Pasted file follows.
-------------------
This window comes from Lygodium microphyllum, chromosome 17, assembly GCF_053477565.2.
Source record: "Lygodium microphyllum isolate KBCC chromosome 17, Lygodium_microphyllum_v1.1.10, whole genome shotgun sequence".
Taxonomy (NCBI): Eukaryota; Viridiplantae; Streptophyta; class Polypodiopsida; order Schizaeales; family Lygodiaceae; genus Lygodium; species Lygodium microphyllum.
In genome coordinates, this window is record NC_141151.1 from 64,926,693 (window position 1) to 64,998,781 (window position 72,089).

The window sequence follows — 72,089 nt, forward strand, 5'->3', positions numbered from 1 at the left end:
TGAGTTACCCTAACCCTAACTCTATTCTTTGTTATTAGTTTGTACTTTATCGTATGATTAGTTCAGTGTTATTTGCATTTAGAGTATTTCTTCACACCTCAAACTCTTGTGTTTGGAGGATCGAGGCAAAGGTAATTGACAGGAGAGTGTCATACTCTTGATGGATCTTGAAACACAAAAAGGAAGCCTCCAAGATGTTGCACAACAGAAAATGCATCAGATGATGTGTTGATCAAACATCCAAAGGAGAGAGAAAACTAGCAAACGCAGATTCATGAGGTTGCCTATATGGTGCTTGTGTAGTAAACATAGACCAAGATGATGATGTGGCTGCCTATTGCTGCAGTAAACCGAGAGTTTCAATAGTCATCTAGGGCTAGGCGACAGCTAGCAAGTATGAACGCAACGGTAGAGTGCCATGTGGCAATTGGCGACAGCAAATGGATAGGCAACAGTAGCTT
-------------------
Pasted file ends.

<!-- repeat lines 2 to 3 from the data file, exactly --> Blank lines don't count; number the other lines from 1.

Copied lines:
Source record: "Lygodium microphyllum isolate KBCC chromosome 17, Lygodium_microphyllum_v1.1.10, whole genome shotgun sequence".
Taxonomy (NCBI): Eukaryota; Viridiplantae; Streptophyta; class Polypodiopsida; order Schizaeales; family Lygodiaceae; genus Lygodium; species Lygodium microphyllum.